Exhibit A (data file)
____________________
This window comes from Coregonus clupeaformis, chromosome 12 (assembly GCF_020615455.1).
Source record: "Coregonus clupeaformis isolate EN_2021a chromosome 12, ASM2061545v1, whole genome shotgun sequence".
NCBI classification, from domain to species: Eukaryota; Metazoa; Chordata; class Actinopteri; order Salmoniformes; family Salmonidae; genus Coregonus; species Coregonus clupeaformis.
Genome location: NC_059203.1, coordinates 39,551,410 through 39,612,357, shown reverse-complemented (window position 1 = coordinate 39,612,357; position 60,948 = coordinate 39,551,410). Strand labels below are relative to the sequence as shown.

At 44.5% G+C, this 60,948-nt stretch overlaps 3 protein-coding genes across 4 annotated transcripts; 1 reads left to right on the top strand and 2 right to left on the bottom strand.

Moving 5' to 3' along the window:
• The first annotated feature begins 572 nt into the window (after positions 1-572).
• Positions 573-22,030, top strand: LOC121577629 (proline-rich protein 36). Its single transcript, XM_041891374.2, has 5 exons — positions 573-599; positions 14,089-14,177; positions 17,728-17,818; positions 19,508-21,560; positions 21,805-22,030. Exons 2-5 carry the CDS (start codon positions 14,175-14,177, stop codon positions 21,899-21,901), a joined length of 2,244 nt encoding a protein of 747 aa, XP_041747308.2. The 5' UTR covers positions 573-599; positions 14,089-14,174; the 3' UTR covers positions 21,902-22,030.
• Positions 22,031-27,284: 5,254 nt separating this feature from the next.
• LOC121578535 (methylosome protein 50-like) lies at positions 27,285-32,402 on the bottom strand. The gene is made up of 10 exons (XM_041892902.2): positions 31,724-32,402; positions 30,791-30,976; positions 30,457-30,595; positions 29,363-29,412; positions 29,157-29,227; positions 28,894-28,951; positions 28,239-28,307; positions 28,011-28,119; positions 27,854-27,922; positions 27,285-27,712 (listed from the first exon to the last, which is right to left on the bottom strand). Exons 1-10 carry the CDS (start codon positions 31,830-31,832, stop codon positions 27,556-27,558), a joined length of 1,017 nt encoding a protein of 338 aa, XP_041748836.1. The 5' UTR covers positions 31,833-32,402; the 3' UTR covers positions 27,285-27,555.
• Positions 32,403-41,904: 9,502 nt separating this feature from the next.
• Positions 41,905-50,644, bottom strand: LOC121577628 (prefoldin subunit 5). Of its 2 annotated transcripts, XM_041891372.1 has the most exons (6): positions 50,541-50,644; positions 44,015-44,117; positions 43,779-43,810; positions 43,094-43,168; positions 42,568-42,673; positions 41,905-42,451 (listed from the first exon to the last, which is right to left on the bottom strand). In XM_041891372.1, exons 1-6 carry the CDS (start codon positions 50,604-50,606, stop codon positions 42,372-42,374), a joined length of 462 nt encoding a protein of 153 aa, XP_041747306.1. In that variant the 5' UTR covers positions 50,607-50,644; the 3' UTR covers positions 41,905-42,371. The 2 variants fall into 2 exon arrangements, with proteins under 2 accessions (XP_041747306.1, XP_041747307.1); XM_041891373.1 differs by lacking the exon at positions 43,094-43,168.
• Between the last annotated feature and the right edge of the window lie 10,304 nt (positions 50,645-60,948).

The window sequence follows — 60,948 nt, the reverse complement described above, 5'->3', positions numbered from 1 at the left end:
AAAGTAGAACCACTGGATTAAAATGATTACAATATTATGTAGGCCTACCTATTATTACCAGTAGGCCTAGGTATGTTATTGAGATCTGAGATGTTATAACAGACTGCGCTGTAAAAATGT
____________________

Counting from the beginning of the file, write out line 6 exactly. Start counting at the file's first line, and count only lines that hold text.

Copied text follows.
Moving 5' to 3' along the window: